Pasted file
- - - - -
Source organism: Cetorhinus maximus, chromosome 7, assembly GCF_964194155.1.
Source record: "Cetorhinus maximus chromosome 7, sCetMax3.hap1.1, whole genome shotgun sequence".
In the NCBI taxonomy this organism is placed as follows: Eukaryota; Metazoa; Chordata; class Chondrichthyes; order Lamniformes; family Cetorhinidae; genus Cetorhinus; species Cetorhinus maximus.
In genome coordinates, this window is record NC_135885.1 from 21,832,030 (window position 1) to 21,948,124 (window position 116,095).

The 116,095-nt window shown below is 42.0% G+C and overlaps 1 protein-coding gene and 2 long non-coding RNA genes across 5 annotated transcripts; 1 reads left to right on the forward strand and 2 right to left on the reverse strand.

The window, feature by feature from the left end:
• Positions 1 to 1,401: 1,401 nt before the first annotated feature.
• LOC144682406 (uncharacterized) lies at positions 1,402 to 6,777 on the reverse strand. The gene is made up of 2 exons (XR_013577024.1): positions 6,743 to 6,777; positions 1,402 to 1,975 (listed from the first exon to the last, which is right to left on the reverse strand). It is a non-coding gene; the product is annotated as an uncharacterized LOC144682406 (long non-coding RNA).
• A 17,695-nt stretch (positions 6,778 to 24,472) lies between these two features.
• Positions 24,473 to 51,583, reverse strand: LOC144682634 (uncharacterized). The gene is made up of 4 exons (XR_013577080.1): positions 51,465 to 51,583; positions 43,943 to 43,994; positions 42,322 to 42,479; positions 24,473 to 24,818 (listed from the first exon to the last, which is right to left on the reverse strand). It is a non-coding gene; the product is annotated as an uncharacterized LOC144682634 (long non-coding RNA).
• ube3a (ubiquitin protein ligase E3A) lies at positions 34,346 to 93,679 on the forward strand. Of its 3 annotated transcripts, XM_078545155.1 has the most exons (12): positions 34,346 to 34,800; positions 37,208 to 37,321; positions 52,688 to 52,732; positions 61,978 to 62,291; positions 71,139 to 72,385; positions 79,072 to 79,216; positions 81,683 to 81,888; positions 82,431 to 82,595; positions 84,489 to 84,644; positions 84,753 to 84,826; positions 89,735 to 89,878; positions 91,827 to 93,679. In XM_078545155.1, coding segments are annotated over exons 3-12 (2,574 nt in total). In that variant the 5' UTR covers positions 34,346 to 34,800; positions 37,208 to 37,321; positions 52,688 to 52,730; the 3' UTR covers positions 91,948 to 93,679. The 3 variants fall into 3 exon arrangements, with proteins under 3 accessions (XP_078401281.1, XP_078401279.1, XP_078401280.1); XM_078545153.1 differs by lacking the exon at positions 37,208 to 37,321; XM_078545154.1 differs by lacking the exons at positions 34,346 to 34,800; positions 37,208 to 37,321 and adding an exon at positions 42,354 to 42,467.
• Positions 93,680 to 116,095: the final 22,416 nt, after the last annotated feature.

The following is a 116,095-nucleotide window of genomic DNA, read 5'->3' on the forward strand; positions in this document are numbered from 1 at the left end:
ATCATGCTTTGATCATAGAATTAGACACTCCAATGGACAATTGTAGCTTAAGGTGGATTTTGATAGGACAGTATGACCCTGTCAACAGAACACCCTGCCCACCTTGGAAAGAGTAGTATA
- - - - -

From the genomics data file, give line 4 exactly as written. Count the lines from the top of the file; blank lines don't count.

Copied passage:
In genome coordinates, this window is record NC_135885.1 from 21,832,030 (window position 1) to 21,948,124 (window position 116,095).